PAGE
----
(Episode 289 airs on this date.)
Aug. 3, 1970
Taped on this date: Episode: 1076
The first sign in Carolyn’s list… the night of the sun and the moon… happens with a lunar eclipse. Meanwhile, David and Hallie follow the music they hear along with the note, “When the music stops, the play begins.” They find the doors to the playroom swing wide, and they enter. Hallie knows that the door should have been to a closet, but David suspects it is the ghost of a room. David seems scared, but Hallie is suddenly enchanted. She even knows the names of the horses on the spinning toy. David wants to know to whom the toys belong. Hallie suddenly speaks in an 1800’s vernacular, but David is perplexed. She suddenly asks to be called a name other than Hallie. Suddenly, Hallie cames to and grows frightened. The scent of lilacs fills the room, and they know “she’s here.” Hallie dashes out with David in pursuit. Left in the room? The ghost of Daphne. As the clock strikes, Quentin comes down to rouse Julia. The kids are asleep, the sun is up, and all is at peace. Maybe Carolyn’s 1995 warning meant nothing. Just the warnings of madness. But what of the house in ruins and Future Quentin’s insanity. Julia insists that the clues are their only guide to prevent the catastrophe. David visits a nervous Hallie. He wanted to see the ghost but she is unsure. She has no memory of her brief moment of nineteenth century reverie. All she remembers was entering the room, feeling fear, and the scent of lilacs. She has had it. She’s putting the dress from the attic back. David thought it was fun, but Hallie is hysterical. Julia finds Quentin drinking in the drawing room, thinking himself lonely. He says he wants a woman; Julia says he wants a drinking partner. She’s going to town to research Gerard. Quentin compliments her perfume, but she’s not wearing any. He can’t describe the scent until she leaves. Then he realizes it’s lilacs. Later, Quentin and Julia find each other in the cemetery. She’s coming back from town; he’s there to think. She found nothing about Gerard, and they examine his headstone. She then points out Daphne’s tombstone. Daphne was a ghost he spoke of in the future. She had a hold on him in the future. She was beautiful, impassive, and had the scent of lilacs. Quentin lies that the scent means nothing to him. Back in the Collinwood foyer, Hallie hears the playroom music, but David doesn’t. He wants to go, but she wants to stay. David accuses her of making it up, but she holds fast. Alone, she returns to the playroom, not knowing why she came. The doors open by themselves and she sees Daphne, sternly gazing at her. Hallie knew she’d be there. Daphne proffers the dress hallie put away. Hallie begs her to tell why she wants her to have the dress, and reluctantly takes it. In the drawing room, Quentin drinks and ponders the name of Daphne and the scent of lilacs. He falls into a dream where lilacs appear before him. In his dream, Daphne enters the drawing room and lays lilacs on the table before him. He calls her name, happily, but she withdraws. He begs her to stay. Quentin wakes to find himself alone. Except for the bouquet of lilacs that Daphne placed in the dream. Quentin smiles and asks for Daphne to appear to him.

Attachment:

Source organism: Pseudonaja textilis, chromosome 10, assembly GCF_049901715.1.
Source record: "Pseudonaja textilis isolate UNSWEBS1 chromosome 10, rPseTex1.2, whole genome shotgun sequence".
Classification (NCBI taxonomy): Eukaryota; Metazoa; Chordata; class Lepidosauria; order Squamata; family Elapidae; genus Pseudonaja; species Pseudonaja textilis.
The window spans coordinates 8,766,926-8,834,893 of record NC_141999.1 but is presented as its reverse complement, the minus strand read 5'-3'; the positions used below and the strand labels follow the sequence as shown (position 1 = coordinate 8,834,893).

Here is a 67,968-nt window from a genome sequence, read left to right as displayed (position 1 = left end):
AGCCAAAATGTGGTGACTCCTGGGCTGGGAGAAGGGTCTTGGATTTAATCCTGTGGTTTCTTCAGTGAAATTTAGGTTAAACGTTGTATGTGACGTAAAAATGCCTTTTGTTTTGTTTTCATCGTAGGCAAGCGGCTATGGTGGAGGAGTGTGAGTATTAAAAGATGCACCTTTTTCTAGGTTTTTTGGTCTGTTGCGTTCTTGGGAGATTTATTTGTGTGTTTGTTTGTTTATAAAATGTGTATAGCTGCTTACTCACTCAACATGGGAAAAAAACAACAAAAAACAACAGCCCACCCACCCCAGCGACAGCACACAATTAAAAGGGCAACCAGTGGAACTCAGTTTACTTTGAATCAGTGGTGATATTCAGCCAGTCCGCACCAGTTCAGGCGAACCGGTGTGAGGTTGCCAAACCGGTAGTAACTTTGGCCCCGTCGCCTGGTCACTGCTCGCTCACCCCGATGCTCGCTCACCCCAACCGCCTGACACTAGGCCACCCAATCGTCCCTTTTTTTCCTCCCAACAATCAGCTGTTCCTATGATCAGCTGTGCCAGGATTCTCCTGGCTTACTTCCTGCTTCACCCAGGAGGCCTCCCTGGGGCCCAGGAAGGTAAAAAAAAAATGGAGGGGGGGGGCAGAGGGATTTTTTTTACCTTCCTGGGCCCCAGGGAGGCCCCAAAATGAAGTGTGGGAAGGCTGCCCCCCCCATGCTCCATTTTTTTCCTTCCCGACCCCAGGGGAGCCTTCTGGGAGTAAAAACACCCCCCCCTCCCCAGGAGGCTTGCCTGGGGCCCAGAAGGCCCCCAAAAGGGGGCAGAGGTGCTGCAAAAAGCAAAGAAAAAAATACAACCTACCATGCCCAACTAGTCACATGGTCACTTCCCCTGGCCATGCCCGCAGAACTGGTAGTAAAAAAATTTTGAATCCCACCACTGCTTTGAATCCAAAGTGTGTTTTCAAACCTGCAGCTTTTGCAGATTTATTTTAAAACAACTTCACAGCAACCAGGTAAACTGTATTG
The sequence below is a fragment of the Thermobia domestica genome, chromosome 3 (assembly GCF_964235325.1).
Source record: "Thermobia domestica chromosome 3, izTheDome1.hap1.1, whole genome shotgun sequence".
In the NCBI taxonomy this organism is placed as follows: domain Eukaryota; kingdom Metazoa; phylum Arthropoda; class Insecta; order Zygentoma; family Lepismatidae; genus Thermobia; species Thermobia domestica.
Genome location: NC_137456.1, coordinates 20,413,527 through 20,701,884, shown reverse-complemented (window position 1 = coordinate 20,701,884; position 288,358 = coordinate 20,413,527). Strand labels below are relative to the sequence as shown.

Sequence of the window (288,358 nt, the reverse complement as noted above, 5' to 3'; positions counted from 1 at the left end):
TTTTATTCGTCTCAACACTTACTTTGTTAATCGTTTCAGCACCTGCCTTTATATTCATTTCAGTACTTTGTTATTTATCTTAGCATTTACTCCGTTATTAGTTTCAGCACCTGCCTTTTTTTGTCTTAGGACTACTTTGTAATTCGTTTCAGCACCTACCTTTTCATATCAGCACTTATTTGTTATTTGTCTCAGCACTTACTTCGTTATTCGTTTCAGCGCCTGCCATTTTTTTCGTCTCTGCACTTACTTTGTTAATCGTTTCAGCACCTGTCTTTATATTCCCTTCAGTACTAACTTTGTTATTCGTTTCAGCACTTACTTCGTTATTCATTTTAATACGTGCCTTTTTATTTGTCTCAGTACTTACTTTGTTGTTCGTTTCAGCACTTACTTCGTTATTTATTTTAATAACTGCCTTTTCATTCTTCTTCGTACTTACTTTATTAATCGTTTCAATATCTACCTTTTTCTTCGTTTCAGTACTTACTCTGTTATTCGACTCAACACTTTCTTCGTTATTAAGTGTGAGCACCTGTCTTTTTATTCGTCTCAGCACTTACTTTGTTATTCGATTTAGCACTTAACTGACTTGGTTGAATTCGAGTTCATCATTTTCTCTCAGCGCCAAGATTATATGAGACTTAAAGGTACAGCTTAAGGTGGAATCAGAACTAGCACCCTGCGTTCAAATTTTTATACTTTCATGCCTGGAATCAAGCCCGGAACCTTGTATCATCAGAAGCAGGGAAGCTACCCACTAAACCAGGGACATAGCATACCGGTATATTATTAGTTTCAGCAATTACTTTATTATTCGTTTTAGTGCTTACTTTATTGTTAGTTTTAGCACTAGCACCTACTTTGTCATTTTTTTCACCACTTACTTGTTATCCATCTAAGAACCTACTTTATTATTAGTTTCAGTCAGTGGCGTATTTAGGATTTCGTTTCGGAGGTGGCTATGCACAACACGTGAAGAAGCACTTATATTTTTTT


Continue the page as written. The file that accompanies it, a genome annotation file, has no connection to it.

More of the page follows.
If you’re a ghost from the 1800’s, you have to take out your greatest threat: master mage Quentin Collins. And how? Through his heart, with a woman from his own mother’s era. No one says it, but it’s as Oedipal as it gets. You see? He pulls a sword, you pull a bouquet of lilacs.That’s how you get Quentin Collins. That’s the Collinwood way. More happens in this episode than in the first six months of the series. (Trust me.)
(Episode 1071 airs on this date.)